New York Gov. Kathy Hochul (D) has vetoed a bill that would have banned most noncompete agreements in the state.
“In so doing, she called for modifications to the legislation that would protect ‘middle-class and low-wage workers’ from noncompete agreements, while balancing companies’ interests in using such agreements with higher-wage earners,” according to a blog post from attorneys at Ogletree Deakins. The governor’s action came Dec. 22.
The New York bill had been opposed by Wall Street businesses, which “argued the agreements are necessary to protect investment strategies and keep highly paid workers from leaving their companies with prized inside information and working for an industry rival,” the Associated Press reported.
Meanwhile, in the state of California, all current pre- and post-hire noncompete agreements will be voided as of Feb. 14 under a bill recently signed by Gov. Gavin Newsom (D).
At the national level, almost a year ago, the federal government introduced a proposed rule that would prohibit employers from entering into noncompetition agreements with employees. Senior living and care industry advocates told the Federal Trade Commission that a one-size-fits-all approach shouldn’t be the goal. The final rule has not been issued.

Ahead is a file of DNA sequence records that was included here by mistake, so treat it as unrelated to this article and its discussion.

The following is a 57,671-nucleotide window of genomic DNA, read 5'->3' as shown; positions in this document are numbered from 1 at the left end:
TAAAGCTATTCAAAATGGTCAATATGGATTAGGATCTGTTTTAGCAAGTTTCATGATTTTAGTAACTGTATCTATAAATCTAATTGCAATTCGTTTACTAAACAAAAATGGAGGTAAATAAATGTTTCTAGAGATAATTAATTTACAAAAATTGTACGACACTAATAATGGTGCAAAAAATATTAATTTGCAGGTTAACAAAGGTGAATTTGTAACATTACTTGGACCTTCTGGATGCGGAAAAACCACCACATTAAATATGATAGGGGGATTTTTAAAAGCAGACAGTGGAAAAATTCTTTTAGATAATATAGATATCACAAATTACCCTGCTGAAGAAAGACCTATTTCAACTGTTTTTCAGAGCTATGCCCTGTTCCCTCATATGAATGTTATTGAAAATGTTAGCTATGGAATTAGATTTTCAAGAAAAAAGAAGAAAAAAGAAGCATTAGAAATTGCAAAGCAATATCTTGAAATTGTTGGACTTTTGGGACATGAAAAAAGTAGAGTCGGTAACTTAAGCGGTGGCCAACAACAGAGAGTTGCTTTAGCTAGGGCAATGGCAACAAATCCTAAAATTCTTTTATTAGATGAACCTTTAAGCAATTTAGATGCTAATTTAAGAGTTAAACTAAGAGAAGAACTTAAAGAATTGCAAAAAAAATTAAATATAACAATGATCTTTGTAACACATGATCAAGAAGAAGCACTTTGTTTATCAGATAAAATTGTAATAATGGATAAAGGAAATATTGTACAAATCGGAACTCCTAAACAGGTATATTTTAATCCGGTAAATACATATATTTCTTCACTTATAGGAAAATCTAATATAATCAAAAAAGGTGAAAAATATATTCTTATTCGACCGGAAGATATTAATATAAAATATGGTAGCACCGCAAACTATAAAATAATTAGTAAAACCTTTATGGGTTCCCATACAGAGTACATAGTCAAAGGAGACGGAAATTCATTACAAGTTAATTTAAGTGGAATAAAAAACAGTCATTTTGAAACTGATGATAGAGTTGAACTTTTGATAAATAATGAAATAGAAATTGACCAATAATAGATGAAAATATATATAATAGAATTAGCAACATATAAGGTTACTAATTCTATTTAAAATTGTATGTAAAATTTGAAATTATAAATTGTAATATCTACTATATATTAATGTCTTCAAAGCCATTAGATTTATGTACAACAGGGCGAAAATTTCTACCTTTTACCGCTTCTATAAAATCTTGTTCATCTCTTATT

The FTC had written Hochul in October, urging her to sign the New York legislation into law. The federal agency cited evidence that “noncompete clauses reduce earnings for both workers who are and who are not covered by noncompete clauses, as well as increase racial and gender wage gaps.”
Further, the FTC called noncompete agreements “exploitative and coercive, both at the time of contracting and at departure, for all workers except for senior executives.”
Source: McKnights Seniorliving